Core stages are built at NASA’s Michoud Assembly Facility in New Orleans using state-of-the-art manufacturing equipment, including a friction stir welding tool that is the largest of its kind in the world. The core stage is the newest part of the rocket.
Boeing is building stages for several upcoming Artemis missions. The SLS avionics computer software is developed at NASA’s Marshall Space Flight Center in Huntsville, Alabama.
Propulsion for the SLS core stage will be provided by four RS-25 engines powered by liquid hydrogen and liquid oxygen. Aerojet Rocketdyne of Sacramento, California, is upgrading an inventory of RS-25 engines to SLS performance requirements, including a new engine controller, nozzle insulation, and required operation at a maximum of 512,000 lbs. of thrust. The four engines provide about 2 million lbs. of thrust for the eight-minute climb to Earth orbit.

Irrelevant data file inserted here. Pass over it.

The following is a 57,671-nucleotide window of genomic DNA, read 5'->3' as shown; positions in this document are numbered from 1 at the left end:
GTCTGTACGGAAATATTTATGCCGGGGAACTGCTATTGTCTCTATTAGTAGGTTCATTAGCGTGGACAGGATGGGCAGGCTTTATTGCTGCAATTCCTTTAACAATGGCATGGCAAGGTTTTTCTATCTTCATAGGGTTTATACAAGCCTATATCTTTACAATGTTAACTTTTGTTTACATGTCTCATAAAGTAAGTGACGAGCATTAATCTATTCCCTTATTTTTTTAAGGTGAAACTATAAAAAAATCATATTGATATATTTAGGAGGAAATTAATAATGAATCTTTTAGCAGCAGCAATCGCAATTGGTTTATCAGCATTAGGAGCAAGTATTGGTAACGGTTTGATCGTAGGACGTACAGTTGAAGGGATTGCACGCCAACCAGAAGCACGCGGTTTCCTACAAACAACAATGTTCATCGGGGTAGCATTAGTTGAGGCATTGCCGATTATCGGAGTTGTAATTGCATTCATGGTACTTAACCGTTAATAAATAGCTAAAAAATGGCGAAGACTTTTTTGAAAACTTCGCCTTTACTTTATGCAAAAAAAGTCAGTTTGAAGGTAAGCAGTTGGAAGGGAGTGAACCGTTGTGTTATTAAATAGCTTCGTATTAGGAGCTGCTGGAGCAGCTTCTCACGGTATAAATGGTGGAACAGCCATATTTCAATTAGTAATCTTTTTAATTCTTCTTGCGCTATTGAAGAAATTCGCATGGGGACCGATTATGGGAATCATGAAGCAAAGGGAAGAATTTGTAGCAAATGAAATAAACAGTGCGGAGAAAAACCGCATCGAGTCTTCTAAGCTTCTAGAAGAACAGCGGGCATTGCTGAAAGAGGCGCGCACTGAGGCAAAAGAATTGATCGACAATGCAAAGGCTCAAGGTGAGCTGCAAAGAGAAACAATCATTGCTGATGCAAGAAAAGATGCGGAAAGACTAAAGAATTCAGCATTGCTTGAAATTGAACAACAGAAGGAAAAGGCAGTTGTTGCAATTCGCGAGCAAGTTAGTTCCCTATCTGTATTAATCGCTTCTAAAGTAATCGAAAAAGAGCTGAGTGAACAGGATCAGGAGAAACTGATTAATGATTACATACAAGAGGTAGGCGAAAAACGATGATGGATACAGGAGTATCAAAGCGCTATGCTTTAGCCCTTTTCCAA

The SLS Program and Aerojet Rocketdyne began test firing heritage space shuttle engines in 2016 using SLS thrust profile and operating environments. The tests included new engine controllers and software, added nozzle insulation for the higher launchpad heating environment, and several new production engine components. By the time Artemis I launched, the test program had amassed 52 tests for 23,171 total seconds.
Aerojet Rocketdyne has also restarted engine production with the goal of a 30% cost reduction compared to the shuttle RS-25. It is currently building 24 engines. In early 2023, the engine team began test firing the first new engine to certify the design for flight at NASA’s Stennis Space Center near Bay St. Louis, Mississippi.